WEB EXTRA: Getting Out There --
The following local resources can help spark your child’s interest in the natural world:
Zoomazium at Woodland Park Zoo, Phinney Ave. N. and N. 50th St.: This indoor, nature-themed play space (primarily for ages birth to 8) encourages ongoing contacts with nature through the Nature Exchange. Bring in, write about and/or draw something that you find in nature and receive points toward cool items from the Zoomazium’s collection, including shells, rocks, fossils or petrified wood. 206-684-4800; www.zoo.org.
Pacific Science Center, Seattle Center, 2nd Ave. N. and Denny Way, and Mercer Slough Environmental Education Center, 1625 118th Ave. S.E. Bellevue: Besides nature-themed exhibits and IMAX films a the main location, kids can explore the natural world in school year and summer programs and camps. Environmental education, including mud-splashing and creature-collecting, is emphasized at the Mercer Slough location. 206-443-206-443-2925, www.pacsci.org.
The Burke Museum, University of Washington Campus, 17th Ave. N.E. and N.E. 45th St.: “The Burke” is the coolest place to see fossils and bones and all kinds of odd collections, as well as an ethnobotanical garden. Family events include Dinosaur Day, Bug Blast and Learning from Archeology. Summer programs include “Dr. Mossbreath’s Natural History Mystery” and “Extreme Earth: The Science behind Earthquakes, Volcanoes, Tsunamis and More,” for middle-schoolers. 206-543-5590; www.washington.edu/burkemuseum.
Seattle Aquarium, 1483 Alaskan Way, Seattle waterfront: Many of the aquarium’s exhibits invite kids to continue exploring beaches on their own. Short-term summer classes and programs are geared to all ages from toddlers to teens. The Aquarium is open as usual during remodeling, except for a closure planned for June 21. 206-386-4300; www.seattleaquarium.org.
Camp Long, 5200 35th Ave. S.W., West Seattle: Seattle Parks and Recreation operates this urban retreat, where families can learn about nocturnal creatures around a campfire, stay the night in a rustic cabin, enjoy and pancake breakfast and go for a nature-exploration hike with a naturalist – you may learn to eat some interesting plants. 206-684-7434; www.seattle.gov/parks.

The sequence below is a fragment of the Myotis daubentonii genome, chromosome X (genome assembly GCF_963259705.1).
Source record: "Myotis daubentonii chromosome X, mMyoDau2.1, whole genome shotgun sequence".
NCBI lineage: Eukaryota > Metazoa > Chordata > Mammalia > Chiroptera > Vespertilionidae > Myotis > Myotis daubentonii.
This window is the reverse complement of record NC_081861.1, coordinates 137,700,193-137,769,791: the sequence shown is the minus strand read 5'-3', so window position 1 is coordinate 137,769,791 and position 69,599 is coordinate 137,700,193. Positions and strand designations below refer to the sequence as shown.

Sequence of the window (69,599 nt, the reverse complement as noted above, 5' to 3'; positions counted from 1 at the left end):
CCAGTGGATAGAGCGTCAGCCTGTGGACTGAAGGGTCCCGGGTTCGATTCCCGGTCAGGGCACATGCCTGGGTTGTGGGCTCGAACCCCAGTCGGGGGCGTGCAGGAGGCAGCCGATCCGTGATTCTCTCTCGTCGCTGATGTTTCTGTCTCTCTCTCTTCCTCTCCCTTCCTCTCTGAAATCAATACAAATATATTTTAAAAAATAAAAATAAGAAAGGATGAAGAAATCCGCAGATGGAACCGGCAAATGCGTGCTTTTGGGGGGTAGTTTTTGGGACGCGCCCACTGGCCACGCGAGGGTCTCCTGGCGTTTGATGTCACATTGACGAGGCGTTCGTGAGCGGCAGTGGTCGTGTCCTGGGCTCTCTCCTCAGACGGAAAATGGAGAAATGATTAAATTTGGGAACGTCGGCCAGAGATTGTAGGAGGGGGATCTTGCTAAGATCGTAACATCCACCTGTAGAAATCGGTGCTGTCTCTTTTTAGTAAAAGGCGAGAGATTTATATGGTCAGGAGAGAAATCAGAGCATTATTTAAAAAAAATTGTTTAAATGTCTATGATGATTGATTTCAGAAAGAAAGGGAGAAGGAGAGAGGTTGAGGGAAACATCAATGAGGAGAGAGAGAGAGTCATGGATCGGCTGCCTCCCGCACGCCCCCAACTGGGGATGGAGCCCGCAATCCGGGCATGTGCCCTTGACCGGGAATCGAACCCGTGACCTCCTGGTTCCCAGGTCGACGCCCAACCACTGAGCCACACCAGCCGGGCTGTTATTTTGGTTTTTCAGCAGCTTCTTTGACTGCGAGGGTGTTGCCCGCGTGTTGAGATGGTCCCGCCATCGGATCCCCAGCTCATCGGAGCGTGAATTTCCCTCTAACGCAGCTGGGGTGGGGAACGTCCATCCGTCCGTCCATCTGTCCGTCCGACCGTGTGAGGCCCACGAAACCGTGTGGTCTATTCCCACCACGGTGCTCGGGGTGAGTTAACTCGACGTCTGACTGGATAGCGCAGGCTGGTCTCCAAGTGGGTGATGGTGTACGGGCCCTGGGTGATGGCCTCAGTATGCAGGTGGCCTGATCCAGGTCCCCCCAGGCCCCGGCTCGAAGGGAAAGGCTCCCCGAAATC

Environmental Education, Seattle Parks and Recreation: The department offers year-round programs, nature classes and beach walks primarily at Seward Park, Lake Washington Boulevard S. near S. Orcas Street in Rainier Beach; Carkeek Park and its Environmental Learning Center, 950 N.W. Carkeek Park Road in northwest Seattle; and Discovery Park on W. Government Way in Magnolia. All of these parks are also great to explore on your own. 206-386-4236; www.seattle.gov/parks.
Washington Park Arboretum, north entrance near the SR 520 exit to Lake Washington Boulevard, south exit at E. Madison Street: Explore this regional treasure and the neighboring Foster Island wetland trail on your own or rent an explorer pack from the Graham Visitor Center, with field guides, scavenger hunts, magnifying glasses and activity ideas. Summer outdoor programs and camps are offered for Grades K-6. 206-543-8801; www.depts.washington.edu/wpa.
REI: The six Western Washington REI stores provide recommendations on a few nearby hikes for kids and families, along with a list of essentials to take along. The Passport for Kids summer program allows children to earn prizes for taking hikes and filling in a free journal. Free PEAK (Promoting Environmental Awareness in Kids) presentations are available in the stores or off-site. Seattle flagship store, 206-223-1944; www.rei.com.
YMCA Camp Orkila, Orcas Island: The granddaddy of local outdoor camps turned 100 last year. It’s operated by the YMCA of Greater Seattle and offers resident camps, teen expeditions, family camp weekends, marine science and outdoor environmental education on a private beach surrounded by forest. The Y also includes outdoor activities and skills in its urban day camps and at Camp Colman, west of Gig Harbor. 206-382-5001; www.seattleymca.org.
IslandWood, 4450 Blakely Ave. N.E., Bainbridge Island: The outdoor learning center opened five years ago, offering environmental education to older elementary school students. The center also provides half- and full-day camps, overnight camps and family camps on topics ranging from bugs and creatures to forests, water wonders and wilderness survival. 206-855-4300; www.islandwood.org.
On the Web:
www.GreenHour.com – This new Web site from the National Wildlife Foundation features a monthly activity and related nature activities to do with kids. Find more information on the main National Wildlife Foundation site at www.nwf.org/kids.
www.fs.fed.us/r6/mbs - The United States Forest Service site for the local Mt. Baker-Snoqualmie National Forest has information on trails, permits and recreational opportunities. Look for information on the new More Kids in the Woods pilot program later this summer.
www.parks.wa.gov - Find descriptions, maps and features on 120 state parks, as well as information on camping and boating reservations and fees.
www.cnaturenet.org - The Web site of the new Children & Nature Network provides background on No Child Left Inside initiatives around the country, along with links to research studies.
www.adventuresofriley.com – This site has games and activities about nature, especially animals and exotic creatures, based on the Adventures of Riley books by local author/photographer Amanda Lumry.
©2007 Caliope Publishing Company
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